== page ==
The best of EcoWatch, right in your inbox. Sign up for our email newsletter!
When it comes to clean energy and sustainability, solar looks to be a shoo-in one day for the “green” Hall of Fame. Today, more and more sports teams, sports leagues and sports organizations are embracing the advantages of solar energy.
At Lincoln Financial Field, the Philadelphia Eagles have 2,500 solar panels installed. Photo credit: NRG Solar
On Monday, the National Hockey League (NHL) released a new sustainability report, saying, in part, “We believe it’s important to invest in clean, renewable energy sources, such as wind, solar and hydro in North America. Supporting clean energy will help achieve long-term benefits for our business, such as price stability.”
The report went on to add: “In addition to pursuing reduction measures, five NHL arenas now supply a portion of their power needs for the facility by using on-site solar power or lower-emission energy sources, such as biogas-fueled fuel cell technology.”
One good example of this growing trend are the Stanley Cup champions, the Los Angeles Kings, who play at the world-famous, multi-purpose Staples Center in downtown Los Angeles. Far away from the view of fans, the Staples Center has 1,727 solar panels on its rooftop. Today, this state-of-the-art, 364-kilowatt photovoltaic (PV) system provides up to 20 percent of the facility's energy needs on a non-game day and a portion of the power it needs when the puck is dropped for the opening faceoff.
Clearly, solar has become a fan favorite. From San Jose to Winnipeg and Tampa Bay to Montreal, communities that embrace professional hockey are embracing solar energy, too. We commend the NHL and Commissioner Gary Bettman for their ongoing commitment to renewable energy and a cleaner environment. They recognize, like so many others, that clean, affordable and reliable solar energy creates thousands of new jobs on both sides of the U.S.-Canadian border, pumps billions of dollars into our respective countries’ economies and helps to significantly reduce pollution. We’re proud to share our "green team" colors with the NHL and look forward to being part of a winning "power play" that benefits both of our great nations as well as the environment.
But hockey isn’t alone in the solar spotlight. Earlier this month, the Indianapolis Motor Speedway (IMS)–home to the greatest racecar event in the world, the Indy 500–installed the largest solar-powered system of any sporting facility in the world. That’s right–the world! IMS boasts a 9.6 megawatt (MW) PV system, employing 39,312 solar modules, bringing new meaning to that famous Brickyard saying: “Start your engines." Clearly, solar is off and running at the Indy 500, lapping all other forms of renewable energy.
Major League Baseball and the National Football League have "drafted" solar systems, too. At Lincoln Financial Field, the Philadelphia Eagles have 2,500 solar panels installed; the San Francisco Giants have 590 solar panels at AT&T Park; the Boston Red Sox are currently heating nearly half of their hot water with solar thermal panels; and the St. Louis Cardinals are producing 32,000 kilowatt hours (kWh) of solar energy per year at Busch Stadium.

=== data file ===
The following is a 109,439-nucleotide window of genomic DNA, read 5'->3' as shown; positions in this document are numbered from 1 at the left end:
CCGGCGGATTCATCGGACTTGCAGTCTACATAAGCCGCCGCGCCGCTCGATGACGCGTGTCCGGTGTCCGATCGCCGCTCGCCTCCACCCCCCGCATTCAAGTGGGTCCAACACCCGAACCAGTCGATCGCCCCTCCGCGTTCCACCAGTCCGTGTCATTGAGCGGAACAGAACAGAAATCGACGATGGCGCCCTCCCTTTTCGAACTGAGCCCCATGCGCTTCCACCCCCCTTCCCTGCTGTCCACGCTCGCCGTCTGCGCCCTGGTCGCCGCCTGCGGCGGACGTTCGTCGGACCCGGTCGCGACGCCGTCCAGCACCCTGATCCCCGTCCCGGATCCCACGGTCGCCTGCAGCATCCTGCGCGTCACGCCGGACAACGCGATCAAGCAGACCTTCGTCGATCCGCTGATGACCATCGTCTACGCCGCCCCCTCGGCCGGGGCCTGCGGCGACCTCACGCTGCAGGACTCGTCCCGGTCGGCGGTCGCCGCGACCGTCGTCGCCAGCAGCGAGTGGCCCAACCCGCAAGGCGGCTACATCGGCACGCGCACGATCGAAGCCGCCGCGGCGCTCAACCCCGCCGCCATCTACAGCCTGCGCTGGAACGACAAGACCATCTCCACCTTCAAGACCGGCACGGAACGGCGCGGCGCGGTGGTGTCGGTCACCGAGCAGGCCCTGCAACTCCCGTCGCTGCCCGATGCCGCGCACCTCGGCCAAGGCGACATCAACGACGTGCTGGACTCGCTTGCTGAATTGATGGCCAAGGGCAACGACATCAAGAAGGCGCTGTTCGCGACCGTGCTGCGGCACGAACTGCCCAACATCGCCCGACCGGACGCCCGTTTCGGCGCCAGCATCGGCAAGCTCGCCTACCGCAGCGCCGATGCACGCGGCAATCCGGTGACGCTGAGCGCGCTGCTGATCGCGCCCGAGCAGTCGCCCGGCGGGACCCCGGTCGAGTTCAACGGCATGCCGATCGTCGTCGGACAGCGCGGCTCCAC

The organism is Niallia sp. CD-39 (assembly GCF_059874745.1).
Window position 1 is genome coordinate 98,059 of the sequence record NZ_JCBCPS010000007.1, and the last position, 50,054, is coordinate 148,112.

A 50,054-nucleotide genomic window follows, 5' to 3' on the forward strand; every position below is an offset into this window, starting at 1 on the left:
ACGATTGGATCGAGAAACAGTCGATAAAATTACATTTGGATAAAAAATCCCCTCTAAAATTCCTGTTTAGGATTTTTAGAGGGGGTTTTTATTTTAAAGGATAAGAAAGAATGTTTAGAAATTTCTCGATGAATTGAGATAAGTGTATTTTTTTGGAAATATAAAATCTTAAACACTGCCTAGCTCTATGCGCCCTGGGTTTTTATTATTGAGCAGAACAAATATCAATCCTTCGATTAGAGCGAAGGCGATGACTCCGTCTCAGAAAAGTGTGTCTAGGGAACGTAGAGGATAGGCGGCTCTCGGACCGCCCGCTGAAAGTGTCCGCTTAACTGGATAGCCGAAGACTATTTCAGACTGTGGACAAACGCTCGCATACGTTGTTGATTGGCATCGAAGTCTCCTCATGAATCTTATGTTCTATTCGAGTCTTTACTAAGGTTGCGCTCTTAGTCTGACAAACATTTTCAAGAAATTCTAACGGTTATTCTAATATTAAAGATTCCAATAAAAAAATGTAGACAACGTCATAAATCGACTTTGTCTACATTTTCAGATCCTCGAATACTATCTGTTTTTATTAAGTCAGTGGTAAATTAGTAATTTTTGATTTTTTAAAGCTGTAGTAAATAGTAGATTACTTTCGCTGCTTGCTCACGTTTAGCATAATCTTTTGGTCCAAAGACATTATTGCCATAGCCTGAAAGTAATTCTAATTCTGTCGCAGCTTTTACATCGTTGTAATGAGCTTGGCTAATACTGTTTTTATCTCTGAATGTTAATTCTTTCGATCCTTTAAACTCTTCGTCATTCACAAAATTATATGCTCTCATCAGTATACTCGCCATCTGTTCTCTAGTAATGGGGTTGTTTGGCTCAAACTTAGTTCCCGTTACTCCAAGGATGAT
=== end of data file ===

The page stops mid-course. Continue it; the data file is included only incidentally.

Today, solar is the fastest-growing source of renewable energy in America. But guess what? You can also make a persuasive case that we are actually #1 overall. According to a recently-released report by the Federal Energy Regulatory Commission (FERC) natural gas and solar ran 1-2 in new capacity installed in the first half of 2014, with 1,555 MW of natural gas coming online and 1,131 MW of solar. But if you add in the 457 MW of distributed generation solar added (and in the first quarter of this year alone!)–something FERC fails to take into account–solar topped all other forms of energy with at least 1,588 MW of new installed capacity.
So quietly, without anyone really noticing, solar is now leading the energy Super Bowl at halftime. How will the rest of the year turn out? Let’s just say that I like our chances a lot, and I’m betting on the home team!
EcoWatch Daily Newsletter
By Carey Gillam
Bayer AG is reneging on negotiated settlements with several U.S. law firms representing thousands of plaintiffs who claim exposure to Monsanto's Roundup herbicides caused them to develop non-Hodgkin lymphoma, sources involved in the litigation said on Friday.
With many schools now closed due to the current COVID-19 outbreak, you may be looking for activities to keep your children active, engaged, and entertained.
Although numerous activities can keep kids busy, cooking is one of the best choices, as it's both fun and educational.
Germany's target for renewable energy sources to deliver 65% of its consumed electricity by 2030 seemed on track Wednesday, with 52% of electricity coming from renewables in 2020's first quarter. Renewable energy advocates, however, warned the trend is imperiled by slowdowns in building new wind and solar plants.
Half the world is on lockdown. So, the constant hum of cars, trucks, trains and heavy machinery has stopped, drastically reducing the intensity of the vibrations rippling through the Earth's crust. Seismologists, who use highly sensitive equipment, have noticed a difference in the hum caused by human activity, according to Fast Company.